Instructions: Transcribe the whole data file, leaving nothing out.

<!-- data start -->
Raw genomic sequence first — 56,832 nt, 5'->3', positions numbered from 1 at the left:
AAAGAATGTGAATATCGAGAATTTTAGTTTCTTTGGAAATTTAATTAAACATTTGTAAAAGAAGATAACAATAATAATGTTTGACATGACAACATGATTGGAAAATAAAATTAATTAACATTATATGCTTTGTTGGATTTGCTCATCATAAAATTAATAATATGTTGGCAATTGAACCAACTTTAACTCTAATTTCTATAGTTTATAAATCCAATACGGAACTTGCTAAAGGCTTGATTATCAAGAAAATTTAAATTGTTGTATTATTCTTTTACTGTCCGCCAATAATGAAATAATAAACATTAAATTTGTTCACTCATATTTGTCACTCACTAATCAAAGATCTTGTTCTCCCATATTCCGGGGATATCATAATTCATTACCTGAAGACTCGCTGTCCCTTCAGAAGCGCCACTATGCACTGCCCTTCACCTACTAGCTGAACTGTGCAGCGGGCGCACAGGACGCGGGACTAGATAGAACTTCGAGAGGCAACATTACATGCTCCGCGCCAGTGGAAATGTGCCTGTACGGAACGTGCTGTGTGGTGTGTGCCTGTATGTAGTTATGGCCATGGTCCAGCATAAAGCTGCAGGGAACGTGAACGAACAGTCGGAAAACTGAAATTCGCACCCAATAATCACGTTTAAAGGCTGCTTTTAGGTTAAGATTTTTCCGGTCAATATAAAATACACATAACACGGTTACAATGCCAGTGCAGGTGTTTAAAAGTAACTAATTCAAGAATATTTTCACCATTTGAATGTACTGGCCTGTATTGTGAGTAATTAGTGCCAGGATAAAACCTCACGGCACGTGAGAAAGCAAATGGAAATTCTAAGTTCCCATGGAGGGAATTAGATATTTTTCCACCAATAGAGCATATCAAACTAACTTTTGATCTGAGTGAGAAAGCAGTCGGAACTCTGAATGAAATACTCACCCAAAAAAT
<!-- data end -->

Raw genomic sequence first — 56,832 nt, 5'->3', positions numbered from 1 at the left:
AAAGAATGTGAATATCGAGAATTTTAGTTTCTTTGGAAATTTAATTAAACATTTGTAAAAGAAGATAACAATAATAATGTTTGACATGACAACATGATTGGAAAATAAAATTAATTAACATTATATGCTTTGTTGGATTTGCTCATCATAAAATTAATAATATGTTGGCAATTGAACCAACTTTAACTCTAATTTCTATAGTTTATAAATCCAATACGGAACTTGCTAAAGGCTTGATTATCAAGAAAATTTAAATTGTTGTATTATTCTTTTACTGTCCGCCAATAATGAAATAATAAACATTAAATTTGTTCACTCATATTTGTCACTCACTAATCAAAGATCTTGTTCTCCCATATTCCGGGGATATCATAATTCATTACCTGAAGACTCGCTGTCCCTTCAGAAGCGCCACTATGCACTGCCCTTCACCTACTAGCTGAACTGTGCAGCGGGCGCACAGGACGCGGGACTAGATAGAACTTCGAGAGGCAACATTACATGCTCCGCGCCAGTGGAAATGTGCCTGTACGGAACGTGCTGTGTGGTGTGTGCCTGTATGTAGTTATGGCCATGGTCCAGCATAAAGCTGCAGGGAACGTGAACGAACAGTCGGAAAACTGAAATTCGCACCCAATAATCACGTTTAAAGGCTGCTTTTAGGTTAAGATTTTTCCGGTCAATATAAAATACACATAACACGGTTACAATGCCAGTGCAGGTGTTTAAAAGTAACTAATTCAAGAATATTTTCACCATTTGAATGTACTGGCCTGTATTGTGAGTAATTAGTGCCAGGATAAAACCTCACGGCACGTGAGAAAGCAAATGGAAATTCTAAGTTCCCATGGAGGGAATTAGATATTTTTCCACCAATAGAGCATATCAAACTAACTTTTGATCTGAGTGAGAAAGCAGTCGGAACTCTGAATGAAATACTCACCCAAAAAAT